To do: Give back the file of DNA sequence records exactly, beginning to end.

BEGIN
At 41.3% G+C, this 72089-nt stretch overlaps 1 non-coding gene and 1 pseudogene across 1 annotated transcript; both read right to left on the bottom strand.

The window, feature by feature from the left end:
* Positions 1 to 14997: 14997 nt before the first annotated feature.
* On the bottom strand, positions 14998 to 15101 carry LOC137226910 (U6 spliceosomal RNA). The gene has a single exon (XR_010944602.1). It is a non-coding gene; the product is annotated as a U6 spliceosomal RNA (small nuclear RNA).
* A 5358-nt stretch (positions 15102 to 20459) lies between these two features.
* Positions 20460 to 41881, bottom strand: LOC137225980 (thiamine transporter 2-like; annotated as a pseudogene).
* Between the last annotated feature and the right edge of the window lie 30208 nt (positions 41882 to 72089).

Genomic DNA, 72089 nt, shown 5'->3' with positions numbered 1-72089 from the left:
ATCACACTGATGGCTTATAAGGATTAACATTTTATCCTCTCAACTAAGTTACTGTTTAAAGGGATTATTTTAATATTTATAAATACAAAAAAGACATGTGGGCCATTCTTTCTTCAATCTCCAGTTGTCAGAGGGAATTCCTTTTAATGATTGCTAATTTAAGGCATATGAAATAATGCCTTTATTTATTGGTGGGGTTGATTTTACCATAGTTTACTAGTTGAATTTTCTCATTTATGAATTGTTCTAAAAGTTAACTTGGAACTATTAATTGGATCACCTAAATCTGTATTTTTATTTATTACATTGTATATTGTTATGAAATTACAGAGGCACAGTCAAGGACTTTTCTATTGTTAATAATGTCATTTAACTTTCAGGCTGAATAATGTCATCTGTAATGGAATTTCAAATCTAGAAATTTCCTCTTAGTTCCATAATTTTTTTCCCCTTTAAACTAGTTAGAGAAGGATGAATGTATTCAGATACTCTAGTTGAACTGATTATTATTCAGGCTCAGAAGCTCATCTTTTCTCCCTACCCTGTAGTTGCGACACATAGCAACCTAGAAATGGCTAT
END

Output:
At 41.3% G+C, this 72089-nt stretch overlaps 1 non-coding gene and 1 pseudogene across 1 annotated transcript; both read right to left on the bottom strand.

The window, feature by feature from the left end:
* Positions 1 to 14997: 14997 nt before the first annotated feature.
* On the bottom strand, positions 14998 to 15101 carry LOC137226910 (U6 spliceosomal RNA). The gene has a single exon (XR_010944602.1). It is a non-coding gene; the product is annotated as a U6 spliceosomal RNA (small nuclear RNA).
* A 5358-nt stretch (positions 15102 to 20459) lies between these two features.
* Positions 20460 to 41881, bottom strand: LOC137225980 (thiamine transporter 2-like; annotated as a pseudogene).
* Between the last annotated feature and the right edge of the window lie 30208 nt (positions 41882 to 72089).

Genomic DNA, 72089 nt, shown 5'->3' with positions numbered 1-72089 from the left:
ATCACACTGATGGCTTATAAGGATTAACATTTTATCCTCTCAACTAAGTTACTGTTTAAAGGGATTATTTTAATATTTATAAATACAAAAAAGACATGTGGGCCATTCTTTCTTCAATCTCCAGTTGTCAGAGGGAATTCCTTTTAATGATTGCTAATTTAAGGCATATGAAATAATGCCTTTATTTATTGGTGGGGTTGATTTTACCATAGTTTACTAGTTGAATTTTCTCATTTATGAATTGTTCTAAAAGTTAACTTGGAACTATTAATTGGATCACCTAAATCTGTATTTTTATTTATTACATTGTATATTGTTATGAAATTACAGAGGCACAGTCAAGGACTTTTCTATTGTTAATAATGTCATTTAACTTTCAGGCTGAATAATGTCATCTGTAATGGAATTTCAAATCTAGAAATTTCCTCTTAGTTCCATAATTTTTTTCCCCTTTAAACTAGTTAGAGAAGGATGAATGTATTCAGATACTCTAGTTGAACTGATTATTATTCAGGCTCAGAAGCTCATCTTTTCTCCCTACCCTGTAGTTGCGACACATAGCAACCTAGAAATGGCTAT